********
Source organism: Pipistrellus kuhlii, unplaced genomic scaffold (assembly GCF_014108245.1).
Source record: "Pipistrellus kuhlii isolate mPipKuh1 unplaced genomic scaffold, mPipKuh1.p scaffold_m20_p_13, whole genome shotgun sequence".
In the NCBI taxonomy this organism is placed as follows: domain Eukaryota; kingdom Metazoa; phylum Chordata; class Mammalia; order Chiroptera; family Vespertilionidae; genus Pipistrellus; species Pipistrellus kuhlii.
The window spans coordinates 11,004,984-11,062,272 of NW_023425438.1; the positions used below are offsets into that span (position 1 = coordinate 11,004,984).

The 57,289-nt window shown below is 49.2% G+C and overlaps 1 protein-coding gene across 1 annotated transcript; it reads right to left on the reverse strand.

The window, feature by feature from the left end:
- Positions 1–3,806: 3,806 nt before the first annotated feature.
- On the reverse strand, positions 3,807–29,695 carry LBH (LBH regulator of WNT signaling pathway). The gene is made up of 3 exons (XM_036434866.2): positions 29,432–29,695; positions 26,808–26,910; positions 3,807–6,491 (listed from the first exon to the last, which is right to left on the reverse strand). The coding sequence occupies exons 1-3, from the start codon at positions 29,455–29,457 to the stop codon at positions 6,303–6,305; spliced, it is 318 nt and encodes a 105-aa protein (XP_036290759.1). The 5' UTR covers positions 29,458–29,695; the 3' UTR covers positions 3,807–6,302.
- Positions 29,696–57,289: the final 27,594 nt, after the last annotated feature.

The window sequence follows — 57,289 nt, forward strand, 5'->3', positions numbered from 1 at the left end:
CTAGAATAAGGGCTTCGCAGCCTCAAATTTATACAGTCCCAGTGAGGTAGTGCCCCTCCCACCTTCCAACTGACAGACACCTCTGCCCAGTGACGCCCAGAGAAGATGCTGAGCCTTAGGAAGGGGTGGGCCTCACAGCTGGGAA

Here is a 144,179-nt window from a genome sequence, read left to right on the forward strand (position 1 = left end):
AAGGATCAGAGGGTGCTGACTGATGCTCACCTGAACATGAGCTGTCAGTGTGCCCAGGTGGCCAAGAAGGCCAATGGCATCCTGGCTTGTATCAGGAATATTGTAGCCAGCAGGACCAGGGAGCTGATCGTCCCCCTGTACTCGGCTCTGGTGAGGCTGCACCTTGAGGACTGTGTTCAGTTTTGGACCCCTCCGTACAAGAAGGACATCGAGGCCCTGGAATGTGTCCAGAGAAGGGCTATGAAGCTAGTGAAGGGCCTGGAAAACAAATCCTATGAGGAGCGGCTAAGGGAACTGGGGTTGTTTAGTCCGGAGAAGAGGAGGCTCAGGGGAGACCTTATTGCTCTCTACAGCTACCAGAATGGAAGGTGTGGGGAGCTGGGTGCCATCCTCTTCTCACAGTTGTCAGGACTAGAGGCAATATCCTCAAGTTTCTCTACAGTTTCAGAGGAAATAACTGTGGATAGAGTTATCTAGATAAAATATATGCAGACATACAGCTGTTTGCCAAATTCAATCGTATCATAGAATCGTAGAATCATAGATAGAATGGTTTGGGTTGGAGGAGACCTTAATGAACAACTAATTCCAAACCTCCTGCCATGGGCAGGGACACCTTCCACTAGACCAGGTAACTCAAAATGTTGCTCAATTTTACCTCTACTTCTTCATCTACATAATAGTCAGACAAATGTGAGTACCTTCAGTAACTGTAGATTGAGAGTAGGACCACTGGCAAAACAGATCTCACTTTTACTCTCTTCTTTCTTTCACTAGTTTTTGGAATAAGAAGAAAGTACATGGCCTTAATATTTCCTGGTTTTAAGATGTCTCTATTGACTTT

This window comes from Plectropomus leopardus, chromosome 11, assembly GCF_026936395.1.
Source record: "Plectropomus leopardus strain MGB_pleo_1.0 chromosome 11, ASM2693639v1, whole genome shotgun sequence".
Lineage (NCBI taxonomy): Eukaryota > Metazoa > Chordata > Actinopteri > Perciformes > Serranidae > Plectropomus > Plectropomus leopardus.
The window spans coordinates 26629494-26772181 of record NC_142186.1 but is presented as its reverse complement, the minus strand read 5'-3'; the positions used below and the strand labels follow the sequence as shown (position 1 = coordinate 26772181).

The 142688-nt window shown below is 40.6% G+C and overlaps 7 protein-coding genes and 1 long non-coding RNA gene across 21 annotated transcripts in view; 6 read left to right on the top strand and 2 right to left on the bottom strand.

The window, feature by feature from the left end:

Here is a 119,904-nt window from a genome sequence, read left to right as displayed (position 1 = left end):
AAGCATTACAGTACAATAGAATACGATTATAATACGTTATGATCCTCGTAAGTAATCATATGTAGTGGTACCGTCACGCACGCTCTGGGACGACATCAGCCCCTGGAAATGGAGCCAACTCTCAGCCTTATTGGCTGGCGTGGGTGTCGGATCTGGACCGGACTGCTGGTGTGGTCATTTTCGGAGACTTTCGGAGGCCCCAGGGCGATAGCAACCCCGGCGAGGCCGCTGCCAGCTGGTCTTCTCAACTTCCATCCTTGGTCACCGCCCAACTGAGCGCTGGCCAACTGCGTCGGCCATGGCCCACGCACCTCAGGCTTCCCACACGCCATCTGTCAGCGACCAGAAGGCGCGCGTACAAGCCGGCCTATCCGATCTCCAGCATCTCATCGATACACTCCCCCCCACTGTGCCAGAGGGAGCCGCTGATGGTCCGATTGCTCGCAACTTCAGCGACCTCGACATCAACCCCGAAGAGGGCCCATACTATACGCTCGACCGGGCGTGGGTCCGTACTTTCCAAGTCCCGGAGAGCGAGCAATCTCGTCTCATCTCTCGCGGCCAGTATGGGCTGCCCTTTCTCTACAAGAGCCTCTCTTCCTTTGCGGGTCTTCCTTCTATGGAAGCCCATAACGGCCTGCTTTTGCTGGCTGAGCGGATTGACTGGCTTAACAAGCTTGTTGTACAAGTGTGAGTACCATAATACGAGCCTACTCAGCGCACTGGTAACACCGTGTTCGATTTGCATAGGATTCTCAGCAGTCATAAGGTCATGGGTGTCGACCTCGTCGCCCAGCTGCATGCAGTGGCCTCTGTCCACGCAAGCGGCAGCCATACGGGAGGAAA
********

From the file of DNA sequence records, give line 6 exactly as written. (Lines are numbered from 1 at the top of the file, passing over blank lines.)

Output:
The window, feature by feature from the left end: